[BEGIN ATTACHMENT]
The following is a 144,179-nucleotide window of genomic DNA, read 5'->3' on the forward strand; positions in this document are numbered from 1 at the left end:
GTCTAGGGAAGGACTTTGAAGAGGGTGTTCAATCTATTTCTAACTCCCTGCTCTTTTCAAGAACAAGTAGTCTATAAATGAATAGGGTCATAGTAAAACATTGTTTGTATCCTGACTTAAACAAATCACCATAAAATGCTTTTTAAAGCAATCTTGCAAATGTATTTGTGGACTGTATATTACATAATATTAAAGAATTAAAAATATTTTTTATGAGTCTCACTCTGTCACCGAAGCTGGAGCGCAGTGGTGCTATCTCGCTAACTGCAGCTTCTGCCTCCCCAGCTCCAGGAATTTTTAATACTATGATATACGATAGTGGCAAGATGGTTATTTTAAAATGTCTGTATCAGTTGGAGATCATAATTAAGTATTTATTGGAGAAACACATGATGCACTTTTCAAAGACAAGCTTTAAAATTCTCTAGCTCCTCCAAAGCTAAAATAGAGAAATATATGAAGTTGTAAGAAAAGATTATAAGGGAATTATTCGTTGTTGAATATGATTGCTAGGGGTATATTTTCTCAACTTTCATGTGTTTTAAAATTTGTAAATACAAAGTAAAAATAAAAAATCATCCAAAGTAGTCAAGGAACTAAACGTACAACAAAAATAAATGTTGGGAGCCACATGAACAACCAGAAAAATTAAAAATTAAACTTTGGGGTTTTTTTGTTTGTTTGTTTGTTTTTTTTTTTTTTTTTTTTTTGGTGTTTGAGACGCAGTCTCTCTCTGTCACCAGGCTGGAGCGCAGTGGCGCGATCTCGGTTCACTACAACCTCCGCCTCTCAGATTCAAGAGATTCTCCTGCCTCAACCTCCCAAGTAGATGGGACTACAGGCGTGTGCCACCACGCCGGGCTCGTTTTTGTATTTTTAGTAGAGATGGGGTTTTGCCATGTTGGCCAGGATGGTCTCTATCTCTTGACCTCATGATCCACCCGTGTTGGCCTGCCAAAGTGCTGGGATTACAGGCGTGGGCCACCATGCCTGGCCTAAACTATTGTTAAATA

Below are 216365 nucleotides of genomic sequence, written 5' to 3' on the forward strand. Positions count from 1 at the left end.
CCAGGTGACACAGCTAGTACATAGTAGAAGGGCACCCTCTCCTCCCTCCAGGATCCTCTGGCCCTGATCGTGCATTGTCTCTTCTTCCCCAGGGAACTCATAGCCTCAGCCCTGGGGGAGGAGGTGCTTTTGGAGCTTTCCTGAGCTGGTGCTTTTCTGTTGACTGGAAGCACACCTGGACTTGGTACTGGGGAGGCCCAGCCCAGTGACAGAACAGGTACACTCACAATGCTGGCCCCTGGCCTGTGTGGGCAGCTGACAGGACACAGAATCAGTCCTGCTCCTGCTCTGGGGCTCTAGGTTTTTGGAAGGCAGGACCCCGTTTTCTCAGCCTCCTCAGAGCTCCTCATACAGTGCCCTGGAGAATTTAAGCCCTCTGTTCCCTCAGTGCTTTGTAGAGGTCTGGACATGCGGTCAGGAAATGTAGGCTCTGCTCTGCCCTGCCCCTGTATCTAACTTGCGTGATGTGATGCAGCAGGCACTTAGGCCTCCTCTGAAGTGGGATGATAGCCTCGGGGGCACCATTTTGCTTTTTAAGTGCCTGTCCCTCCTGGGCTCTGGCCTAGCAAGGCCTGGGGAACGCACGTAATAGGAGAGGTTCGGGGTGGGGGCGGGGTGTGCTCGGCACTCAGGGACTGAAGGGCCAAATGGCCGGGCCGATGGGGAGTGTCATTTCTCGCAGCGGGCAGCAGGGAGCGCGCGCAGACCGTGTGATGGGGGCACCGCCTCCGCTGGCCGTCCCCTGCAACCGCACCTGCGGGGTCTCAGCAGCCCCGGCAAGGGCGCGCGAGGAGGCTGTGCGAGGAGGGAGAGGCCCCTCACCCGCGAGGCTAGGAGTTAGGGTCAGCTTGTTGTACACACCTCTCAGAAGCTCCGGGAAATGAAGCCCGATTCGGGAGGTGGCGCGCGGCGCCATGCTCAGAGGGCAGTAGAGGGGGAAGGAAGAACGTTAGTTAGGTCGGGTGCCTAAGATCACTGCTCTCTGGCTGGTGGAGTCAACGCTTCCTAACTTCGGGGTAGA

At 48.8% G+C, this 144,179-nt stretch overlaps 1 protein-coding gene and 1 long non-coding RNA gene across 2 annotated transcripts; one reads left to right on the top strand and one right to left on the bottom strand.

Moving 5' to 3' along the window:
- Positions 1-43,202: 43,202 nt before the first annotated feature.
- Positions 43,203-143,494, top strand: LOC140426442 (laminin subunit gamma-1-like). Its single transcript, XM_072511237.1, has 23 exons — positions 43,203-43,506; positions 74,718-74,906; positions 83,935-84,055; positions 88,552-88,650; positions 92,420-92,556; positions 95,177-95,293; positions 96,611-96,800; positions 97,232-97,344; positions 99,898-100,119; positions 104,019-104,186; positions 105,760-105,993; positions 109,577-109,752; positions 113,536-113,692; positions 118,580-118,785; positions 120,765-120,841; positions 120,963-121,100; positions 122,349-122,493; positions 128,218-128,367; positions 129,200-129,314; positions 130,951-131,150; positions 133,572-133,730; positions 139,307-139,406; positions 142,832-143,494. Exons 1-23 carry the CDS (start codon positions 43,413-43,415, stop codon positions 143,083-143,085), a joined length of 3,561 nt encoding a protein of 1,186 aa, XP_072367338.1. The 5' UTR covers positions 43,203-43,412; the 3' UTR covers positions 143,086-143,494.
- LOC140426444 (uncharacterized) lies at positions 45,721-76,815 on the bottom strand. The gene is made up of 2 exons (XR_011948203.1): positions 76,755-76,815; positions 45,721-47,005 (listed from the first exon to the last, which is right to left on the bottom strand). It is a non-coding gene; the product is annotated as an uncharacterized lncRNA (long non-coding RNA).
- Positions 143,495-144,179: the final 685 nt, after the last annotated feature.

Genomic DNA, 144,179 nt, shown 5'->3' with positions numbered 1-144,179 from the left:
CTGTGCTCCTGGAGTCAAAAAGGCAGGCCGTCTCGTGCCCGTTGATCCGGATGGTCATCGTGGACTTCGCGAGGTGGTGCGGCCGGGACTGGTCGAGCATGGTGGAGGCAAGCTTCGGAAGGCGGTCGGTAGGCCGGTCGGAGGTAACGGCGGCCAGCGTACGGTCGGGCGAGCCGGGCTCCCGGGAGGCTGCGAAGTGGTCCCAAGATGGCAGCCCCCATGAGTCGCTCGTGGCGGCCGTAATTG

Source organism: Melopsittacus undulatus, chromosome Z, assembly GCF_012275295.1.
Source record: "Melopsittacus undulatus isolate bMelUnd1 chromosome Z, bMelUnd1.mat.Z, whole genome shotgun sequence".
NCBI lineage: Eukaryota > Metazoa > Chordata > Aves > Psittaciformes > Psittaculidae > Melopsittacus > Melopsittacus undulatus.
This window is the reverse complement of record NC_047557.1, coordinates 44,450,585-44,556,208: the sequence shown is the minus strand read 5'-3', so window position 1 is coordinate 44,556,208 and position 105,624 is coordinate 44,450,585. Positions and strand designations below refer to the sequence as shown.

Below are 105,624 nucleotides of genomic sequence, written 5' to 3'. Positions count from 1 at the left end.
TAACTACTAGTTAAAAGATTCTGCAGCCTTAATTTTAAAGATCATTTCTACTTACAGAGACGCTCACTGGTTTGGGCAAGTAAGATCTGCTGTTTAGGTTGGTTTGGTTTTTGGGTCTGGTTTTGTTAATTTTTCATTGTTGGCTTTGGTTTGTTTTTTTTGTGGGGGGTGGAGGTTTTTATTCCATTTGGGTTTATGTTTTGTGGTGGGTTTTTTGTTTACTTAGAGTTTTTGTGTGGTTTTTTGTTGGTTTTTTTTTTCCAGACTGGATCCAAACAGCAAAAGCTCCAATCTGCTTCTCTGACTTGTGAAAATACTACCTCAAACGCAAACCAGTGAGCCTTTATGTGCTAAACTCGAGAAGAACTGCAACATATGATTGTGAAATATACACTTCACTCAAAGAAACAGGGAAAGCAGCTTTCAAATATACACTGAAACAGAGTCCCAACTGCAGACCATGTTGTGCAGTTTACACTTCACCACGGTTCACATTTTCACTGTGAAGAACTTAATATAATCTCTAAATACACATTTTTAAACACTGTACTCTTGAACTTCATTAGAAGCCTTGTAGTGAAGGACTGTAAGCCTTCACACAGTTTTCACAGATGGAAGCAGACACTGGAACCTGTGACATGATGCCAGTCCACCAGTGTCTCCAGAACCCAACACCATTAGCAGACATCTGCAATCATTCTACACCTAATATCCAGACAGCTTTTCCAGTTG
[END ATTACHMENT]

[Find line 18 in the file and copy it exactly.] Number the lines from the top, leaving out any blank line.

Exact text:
TAACTACTAGTTAAAAGATTCTGCAGCCTTAATTTTAAAGATCATTTCTACTTACAGAGACGCTCACTGGTTTGGGCAAGTAAGATCTGCTGTTTAGGTTGGTTTGGTTTTTGGGTCTGGTTTTGTTAATTTTTCATTGTTGGCTTTGGTTTGTTTTTTTTGTGGGGGGTGGAGGTTTTTATTCCATTTGGGTTTATGTTTTGTGGTGGGTTTTTTGTTTACTTAGAGTTTTTGTGTGGTTTTTTGTTGGTTTTTTTTTTCCAGACTGGATCCAAACAGCAAAAGCTCCAATCTGCTTCTCTGACTTGTGAAAATACTACCTCAAACGCAAACCAGTGAGCCTTTATGTGCTAAACTCGAGAAGAACTGCAACATATGATTGTGAAATATACACTTCACTCAAAGAAACAGGGAAAGCAGCTTTCAAATATACACTGAAACAGAGTCCCAACTGCAGACCATGTTGTGCAGTTTACACTTCACCACGGTTCACATTTTCACTGTGAAGAACTTAATATAATCTCTAAATACACATTTTTAAACACTGTACTCTTGAACTTCATTAGAAGCCTTGTAGTGAAGGACTGTAAGCCTTCACACAGTTTTCACAGATGGAAGCAGACACTGGAACCTGTGACATGATGCCAGTCCACCAGTGTCTCCAGAACCCAACACCATTAGCAGACATCTGCAATCATTCTACACCTAATATCCAGACAGCTTTTCCAGTTG